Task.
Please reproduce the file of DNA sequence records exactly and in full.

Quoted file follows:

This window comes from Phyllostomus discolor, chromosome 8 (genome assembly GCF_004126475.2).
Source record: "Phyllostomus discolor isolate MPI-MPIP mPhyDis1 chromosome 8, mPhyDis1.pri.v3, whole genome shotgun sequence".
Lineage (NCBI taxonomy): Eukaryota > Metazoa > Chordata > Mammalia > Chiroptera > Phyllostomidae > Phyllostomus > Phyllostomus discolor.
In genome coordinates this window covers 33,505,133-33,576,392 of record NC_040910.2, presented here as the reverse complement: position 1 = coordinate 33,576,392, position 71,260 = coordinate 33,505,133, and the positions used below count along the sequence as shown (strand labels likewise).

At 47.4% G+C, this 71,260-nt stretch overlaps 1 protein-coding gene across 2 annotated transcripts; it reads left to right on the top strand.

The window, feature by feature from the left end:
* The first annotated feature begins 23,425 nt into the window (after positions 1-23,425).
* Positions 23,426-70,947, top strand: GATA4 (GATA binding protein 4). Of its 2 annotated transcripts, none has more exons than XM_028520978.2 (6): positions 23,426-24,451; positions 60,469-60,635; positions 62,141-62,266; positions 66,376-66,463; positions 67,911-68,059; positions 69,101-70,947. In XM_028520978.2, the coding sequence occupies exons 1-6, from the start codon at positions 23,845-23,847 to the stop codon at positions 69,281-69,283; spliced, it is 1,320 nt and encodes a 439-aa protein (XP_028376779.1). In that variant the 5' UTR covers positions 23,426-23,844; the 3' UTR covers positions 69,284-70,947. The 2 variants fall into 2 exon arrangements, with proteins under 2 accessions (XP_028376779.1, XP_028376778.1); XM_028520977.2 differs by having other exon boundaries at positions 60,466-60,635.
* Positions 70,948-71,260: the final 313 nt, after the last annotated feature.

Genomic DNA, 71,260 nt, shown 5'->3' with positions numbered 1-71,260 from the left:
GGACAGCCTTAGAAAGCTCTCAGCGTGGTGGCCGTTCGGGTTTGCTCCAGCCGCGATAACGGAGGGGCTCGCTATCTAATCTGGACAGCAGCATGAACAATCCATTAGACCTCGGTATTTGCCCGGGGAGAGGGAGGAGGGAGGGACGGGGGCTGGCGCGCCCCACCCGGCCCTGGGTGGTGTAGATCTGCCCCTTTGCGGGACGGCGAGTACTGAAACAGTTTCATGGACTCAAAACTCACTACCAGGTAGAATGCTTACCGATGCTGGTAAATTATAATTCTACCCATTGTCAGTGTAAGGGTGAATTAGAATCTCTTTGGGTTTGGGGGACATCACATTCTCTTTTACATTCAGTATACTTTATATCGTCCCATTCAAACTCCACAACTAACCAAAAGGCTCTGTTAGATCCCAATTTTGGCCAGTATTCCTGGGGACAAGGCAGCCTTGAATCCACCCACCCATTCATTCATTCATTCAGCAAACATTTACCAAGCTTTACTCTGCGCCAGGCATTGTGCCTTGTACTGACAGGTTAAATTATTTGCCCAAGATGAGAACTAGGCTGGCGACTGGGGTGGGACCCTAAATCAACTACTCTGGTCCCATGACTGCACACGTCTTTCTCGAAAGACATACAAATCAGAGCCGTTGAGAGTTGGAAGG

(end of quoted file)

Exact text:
This window comes from Phyllostomus discolor, chromosome 8 (genome assembly GCF_004126475.2).
Source record: "Phyllostomus discolor isolate MPI-MPIP mPhyDis1 chromosome 8, mPhyDis1.pri.v3, whole genome shotgun sequence".
Lineage (NCBI taxonomy): Eukaryota > Metazoa > Chordata > Mammalia > Chiroptera > Phyllostomidae > Phyllostomus > Phyllostomus discolor.
In genome coordinates this window covers 33,505,133-33,576,392 of record NC_040910.2, presented here as the reverse complement: position 1 = coordinate 33,576,392, position 71,260 = coordinate 33,505,133, and the positions used below count along the sequence as shown (strand labels likewise).

At 47.4% G+C, this 71,260-nt stretch overlaps 1 protein-coding gene across 2 annotated transcripts; it reads left to right on the top strand.

The window, feature by feature from the left end:
* The first annotated feature begins 23,425 nt into the window (after positions 1-23,425).
* Positions 23,426-70,947, top strand: GATA4 (GATA binding protein 4). Of its 2 annotated transcripts, none has more exons than XM_028520978.2 (6): positions 23,426-24,451; positions 60,469-60,635; positions 62,141-62,266; positions 66,376-66,463; positions 67,911-68,059; positions 69,101-70,947. In XM_028520978.2, the coding sequence occupies exons 1-6, from the start codon at positions 23,845-23,847 to the stop codon at positions 69,281-69,283; spliced, it is 1,320 nt and encodes a 439-aa protein (XP_028376779.1). In that variant the 5' UTR covers positions 23,426-23,844; the 3' UTR covers positions 69,284-70,947. The 2 variants fall into 2 exon arrangements, with proteins under 2 accessions (XP_028376779.1, XP_028376778.1); XM_028520977.2 differs by having other exon boundaries at positions 60,466-60,635.
* Positions 70,948-71,260: the final 313 nt, after the last annotated feature.

Genomic DNA, 71,260 nt, shown 5'->3' with positions numbered 1-71,260 from the left:
GGACAGCCTTAGAAAGCTCTCAGCGTGGTGGCCGTTCGGGTTTGCTCCAGCCGCGATAACGGAGGGGCTCGCTATCTAATCTGGACAGCAGCATGAACAATCCATTAGACCTCGGTATTTGCCCGGGGAGAGGGAGGAGGGAGGGACGGGGGCTGGCGCGCCCCACCCGGCCCTGGGTGGTGTAGATCTGCCCCTTTGCGGGACGGCGAGTACTGAAACAGTTTCATGGACTCAAAACTCACTACCAGGTAGAATGCTTACCGATGCTGGTAAATTATAATTCTACCCATTGTCAGTGTAAGGGTGAATTAGAATCTCTTTGGGTTTGGGGGACATCACATTCTCTTTTACATTCAGTATACTTTATATCGTCCCATTCAAACTCCACAACTAACCAAAAGGCTCTGTTAGATCCCAATTTTGGCCAGTATTCCTGGGGACAAGGCAGCCTTGAATCCACCCACCCATTCATTCATTCATTCAGCAAACATTTACCAAGCTTTACTCTGCGCCAGGCATTGTGCCTTGTACTGACAGGTTAAATTATTTGCCCAAGATGAGAACTAGGCTGGCGACTGGGGTGGGACCCTAAATCAACTACTCTGGTCCCATGACTGCACACGTCTTTCTCGAAAGACATACAAATCAGAGCCGTTGAGAGTTGGAAGG